Malala UN speech: extremists 'afraid of books and pens'
- 12 July 2013
Pakistani schoolgirl Malala Yousafzai shot by the Taliban in 2012, has called for free education for all children.
She gave the speech on her 16th birthday, at the United Nations headquarters in New York City, America.
It was her first time speaking in public since she was shot in the head by Taliban gunmen, while on her way to school in Pakistan in October.
Malala said the Taliban's attack changed nothing in her life, except "weakness, fear and hopelessness died".
"The extremists were, and they are, afraid of books and pens," Malala said. "They are afraid of women."
She said she was fighting for the rights of women because "they are the ones who suffer the most".
She called on politicians to take urgent action to ensure every child in the world has the right to go to school.
'One child can change the world'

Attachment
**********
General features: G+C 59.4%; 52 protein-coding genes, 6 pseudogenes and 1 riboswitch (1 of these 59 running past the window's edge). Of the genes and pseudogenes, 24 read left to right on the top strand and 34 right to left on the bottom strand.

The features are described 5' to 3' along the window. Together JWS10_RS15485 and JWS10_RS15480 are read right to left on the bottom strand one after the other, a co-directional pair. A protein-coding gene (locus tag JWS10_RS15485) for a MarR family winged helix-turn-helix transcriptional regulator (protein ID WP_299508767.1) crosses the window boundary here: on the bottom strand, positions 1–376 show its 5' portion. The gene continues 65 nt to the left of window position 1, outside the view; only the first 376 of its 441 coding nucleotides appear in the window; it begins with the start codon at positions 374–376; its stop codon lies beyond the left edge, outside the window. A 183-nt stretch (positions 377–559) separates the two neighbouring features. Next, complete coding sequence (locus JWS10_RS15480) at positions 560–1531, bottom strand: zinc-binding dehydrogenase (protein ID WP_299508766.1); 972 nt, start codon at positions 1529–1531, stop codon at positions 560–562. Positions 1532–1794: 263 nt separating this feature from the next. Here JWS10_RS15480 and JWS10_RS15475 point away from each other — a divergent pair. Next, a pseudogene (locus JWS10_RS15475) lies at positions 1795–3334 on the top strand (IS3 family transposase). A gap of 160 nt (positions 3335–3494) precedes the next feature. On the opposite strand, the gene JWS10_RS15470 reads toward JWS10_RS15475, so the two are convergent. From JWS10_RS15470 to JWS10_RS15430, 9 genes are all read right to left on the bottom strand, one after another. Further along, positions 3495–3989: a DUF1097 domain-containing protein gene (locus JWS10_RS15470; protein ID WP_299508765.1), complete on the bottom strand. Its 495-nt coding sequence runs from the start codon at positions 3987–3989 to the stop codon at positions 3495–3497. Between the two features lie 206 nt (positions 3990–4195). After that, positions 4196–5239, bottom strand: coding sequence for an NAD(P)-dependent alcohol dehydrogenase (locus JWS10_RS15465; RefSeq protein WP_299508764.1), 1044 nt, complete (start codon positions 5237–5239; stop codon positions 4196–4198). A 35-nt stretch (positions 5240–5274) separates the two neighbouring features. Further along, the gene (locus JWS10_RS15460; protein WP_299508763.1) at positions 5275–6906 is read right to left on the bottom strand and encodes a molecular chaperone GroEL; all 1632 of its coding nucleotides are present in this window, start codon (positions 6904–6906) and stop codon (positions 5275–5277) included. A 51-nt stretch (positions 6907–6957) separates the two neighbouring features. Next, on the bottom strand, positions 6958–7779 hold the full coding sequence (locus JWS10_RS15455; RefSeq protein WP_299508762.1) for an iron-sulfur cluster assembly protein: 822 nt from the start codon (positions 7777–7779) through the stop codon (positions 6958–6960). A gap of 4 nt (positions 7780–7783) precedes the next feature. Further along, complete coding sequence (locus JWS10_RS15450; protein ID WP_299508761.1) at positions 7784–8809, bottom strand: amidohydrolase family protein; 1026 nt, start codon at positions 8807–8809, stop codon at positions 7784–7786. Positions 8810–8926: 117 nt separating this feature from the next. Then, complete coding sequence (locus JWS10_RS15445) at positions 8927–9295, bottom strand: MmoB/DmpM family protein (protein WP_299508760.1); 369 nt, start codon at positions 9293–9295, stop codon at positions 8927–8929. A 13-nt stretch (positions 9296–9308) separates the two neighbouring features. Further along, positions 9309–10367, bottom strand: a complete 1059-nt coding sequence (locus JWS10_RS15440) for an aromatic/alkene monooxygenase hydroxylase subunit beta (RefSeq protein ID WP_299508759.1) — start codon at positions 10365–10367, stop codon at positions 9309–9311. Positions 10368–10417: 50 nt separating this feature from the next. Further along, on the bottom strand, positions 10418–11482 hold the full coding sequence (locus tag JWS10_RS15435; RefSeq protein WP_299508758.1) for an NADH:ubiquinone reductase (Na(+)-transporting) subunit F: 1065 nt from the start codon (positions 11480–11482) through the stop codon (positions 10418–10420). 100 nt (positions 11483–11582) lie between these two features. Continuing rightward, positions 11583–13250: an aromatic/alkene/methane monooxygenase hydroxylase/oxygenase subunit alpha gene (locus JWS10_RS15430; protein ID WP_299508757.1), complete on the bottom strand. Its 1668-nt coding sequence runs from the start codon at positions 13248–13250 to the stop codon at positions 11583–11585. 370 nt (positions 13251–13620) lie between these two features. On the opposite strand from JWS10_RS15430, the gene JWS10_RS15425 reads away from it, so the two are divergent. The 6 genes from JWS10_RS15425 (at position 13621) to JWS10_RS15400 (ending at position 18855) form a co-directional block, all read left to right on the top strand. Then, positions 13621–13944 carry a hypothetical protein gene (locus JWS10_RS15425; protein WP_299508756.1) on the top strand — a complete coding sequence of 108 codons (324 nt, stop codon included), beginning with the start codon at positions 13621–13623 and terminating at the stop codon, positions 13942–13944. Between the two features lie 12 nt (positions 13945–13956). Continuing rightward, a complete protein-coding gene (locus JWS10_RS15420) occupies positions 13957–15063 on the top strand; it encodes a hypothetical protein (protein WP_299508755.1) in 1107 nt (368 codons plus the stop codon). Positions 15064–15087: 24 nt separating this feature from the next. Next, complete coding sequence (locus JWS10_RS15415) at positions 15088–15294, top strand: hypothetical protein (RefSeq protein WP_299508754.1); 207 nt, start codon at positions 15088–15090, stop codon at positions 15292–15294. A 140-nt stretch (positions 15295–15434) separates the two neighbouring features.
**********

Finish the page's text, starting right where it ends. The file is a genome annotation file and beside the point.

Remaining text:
"Let us pick up our books and pens," Malala said. "They are our most powerful weapons.
"One child, one teacher, one pen and one book can change the world.
"Education is the only solution. Education first."
After the shooting Malala was flown from Pakistan to the UK for treatment, and now lives and goes to school in Birmingham.
A 'hero and champion'
The head of the UN, Secretary General Ban Ki-moon, also addressed Friday's session.
Calling Malala "our hero" and "our champion", he said: "She is calling on us to keep our promises, invest in young people and put education first."
Malala has been credited with bringing the issue of women's education to global attention.
About 57m people around the world still do not have access to education, and a quarter of young women have not completed primary school.
In March 2013 Malala was nominated for the Nobel Peace Prize, one of the most respected and prestigious awards in the world.